- File Size: 1212 KB
- Print Length: 413 pages
- Simultaneous Device Usage: Unlimited
- Publication Date: January 26, 2016
- Sold by: Amazon Digital Services LLC
- Language: English
- ASIN: B01B5CP19G
- Text-to-Speech: Enabled
- Word Wise: Enabled
- Lending: Enabled
- Amazon Best Sellers Rank: #974,127 Paid in Kindle Store (See Top 100 Paid in Kindle Store)
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Frenzy (The Fury's Road Chronicles Book 1) Kindle Edition
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|Length: 413 pages||Word Wise: Enabled||Enhanced Typesetting: Enabled|
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Top Customer Reviews
I liked Kyle but he was not nice or particularly fun. Kyle was so of mean spirited and worse he was a DAWG long before he became a werewolf. The caharacters were for the most part well fleshed out but none of them were interesting. Kyle was not written in a way that made you really LIKE him and root for him to overcome his challenges. With the possible exception of Micheal all the male characters in Frenzy were curmudgeonly one demensional folks. Even police officers have different qualities they are NOT monolythic.
There are a lot of characters in the book but not much in variety of personality types. Reading Frenzy was a strange experience for me because; the author did a better job capturing the mood of the locales than making the characters compelling unique individuals. There was too much sameness in his characters. Everybody smoked so much I felt it was like watching an old black and white police drama from the 1950's. The mystery was first rate because; unravelled slowly.
I did not hate Franzy but I just did not like it as much as I wished I could have. Franzy uses the same props, locations and story twists we have all seen thousands \ millions of times, I don't mind that Franzy uses the same old props and angles BUT, good werewolf themed books put a fresh spin on at least one area of the story line. Frenzy did not have even one cleaver inventive what if to bring a fresh perspective to the werewolf story. Frenzy is a werewolf tale told with strictly off the shelf parts which is not a bad thing it is just not a great thing. For what it is Frenzy is a satisfying werewolf themed read it just does not rise to greatness.
Now all that said, I think the author of Frenzy must definitely continue writing books because; this is a nice werewolf book. Just give us a person that is more than just 2 demensional. Kyle had no funny side at all. Kyle was just a libidonous two timing jerk. Any man who can string two ladies along at the same time has a sense of humor even if it too is sick as he is.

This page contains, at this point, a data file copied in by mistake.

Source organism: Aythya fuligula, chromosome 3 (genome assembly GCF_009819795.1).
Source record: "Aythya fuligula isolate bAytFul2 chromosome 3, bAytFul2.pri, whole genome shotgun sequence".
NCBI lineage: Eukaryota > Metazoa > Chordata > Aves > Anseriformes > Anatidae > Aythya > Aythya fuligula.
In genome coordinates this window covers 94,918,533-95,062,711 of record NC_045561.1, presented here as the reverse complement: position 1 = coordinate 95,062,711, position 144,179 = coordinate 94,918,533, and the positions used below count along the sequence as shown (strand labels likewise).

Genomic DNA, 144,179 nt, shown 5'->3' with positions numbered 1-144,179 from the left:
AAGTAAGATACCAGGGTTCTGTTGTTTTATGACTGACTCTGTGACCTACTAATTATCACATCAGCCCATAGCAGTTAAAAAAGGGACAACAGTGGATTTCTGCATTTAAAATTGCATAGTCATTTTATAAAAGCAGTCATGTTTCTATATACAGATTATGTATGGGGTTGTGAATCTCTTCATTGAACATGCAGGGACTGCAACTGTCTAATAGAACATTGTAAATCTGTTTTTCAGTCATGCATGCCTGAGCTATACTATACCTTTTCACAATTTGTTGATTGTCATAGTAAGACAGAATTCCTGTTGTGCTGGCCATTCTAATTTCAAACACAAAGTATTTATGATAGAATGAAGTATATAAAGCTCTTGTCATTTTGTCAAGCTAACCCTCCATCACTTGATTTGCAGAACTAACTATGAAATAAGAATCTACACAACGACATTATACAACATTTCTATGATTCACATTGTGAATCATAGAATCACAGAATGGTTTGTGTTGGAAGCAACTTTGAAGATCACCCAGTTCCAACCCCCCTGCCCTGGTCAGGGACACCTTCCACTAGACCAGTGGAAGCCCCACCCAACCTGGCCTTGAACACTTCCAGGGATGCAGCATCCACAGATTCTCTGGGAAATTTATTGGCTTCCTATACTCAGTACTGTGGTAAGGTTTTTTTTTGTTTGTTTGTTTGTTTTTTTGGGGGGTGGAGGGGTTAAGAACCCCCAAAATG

The construction of “Frenzy” is well-thought-out and applied. The author sets a rapid pace of events that build to a head only to introduce some darker theme that was not heretofore anticipated. Although Stephenson spends a great deal of time rounding out Detective Poole’s character—and that of his main rival, Tony—his other, lesser characters are pieced together with just enough believability to ensure they are credible. Jessie—Poole’s longtime girlfriend and main love interest—is given some adequate definition, however, she and the detective’s mistress—the typical stripper with the heart of gold—are both highly representative of classic archival female stereotypes that are respectively propagated over and over again in the all-too-common Good Girl VS. Bad Girl model.
Girlfriends aside, it’s the two main protagonists, the abrasive Detective Poole and this mad and vengeful antagonist from his past, Tony, who drive this twisted tale of hate and revenge reeling off the rails and plunging into a terrible world of carnage, insanity, lust, and rage. The blood and guts run ankle deep as Poole determinedly hunts Tony down until the villain exacts a heavy toll on the detective taking him to the brink of madness as a reward for his dogged pursuit. The author holds no bars in describing the carnage and ferocity of a murderous beast set loose on the city. He takes us into a supernatural world where the need to feed is paramount, and forces the detective—along with the reader—to realize that perhaps he might be better off dead than suffer the continuous tortures he must endure at the hands of this formidable enemy—the insane and irrational Tony. Nothing can keep a good—and I use the term loosely—cop down, however, and the detective must push past his human limits in order to save the lives of his lovers, his coworkers, and his friends. Stephenson describes the ensuing confrontation between Poole and Tony down to the very last morsel, and the scene is so horrifying that it’s hard to look away. Ultimately, there is no apparent hero in this novel, just two men—Poole and Tony—who sink deeper into the belly of the beast in order to destroy one another other using any means, not to mention anyone, possible.
This tale of carnage is not for the faint of heart, and I must give a forewarning to victims of abuse and/or violence who have a tendency to experience flashbacks or PTSD when confronted by graphic content that it might be best to steer clear of this novel. For those of you with an iron constitution, however—fans of zombies, monsters, and other such unsavory creatures of the night—I’m certain you will appreciate the highly-descriptive, gory images of extreme violence that occur with the same frequency as do the innocuous commas placed throughout the text. Dedicated hard-core horror fans, I’m sure would agree that Pike Stephenson’s “Frenzy” is the ultimate spine-chiller … and a damn good read.
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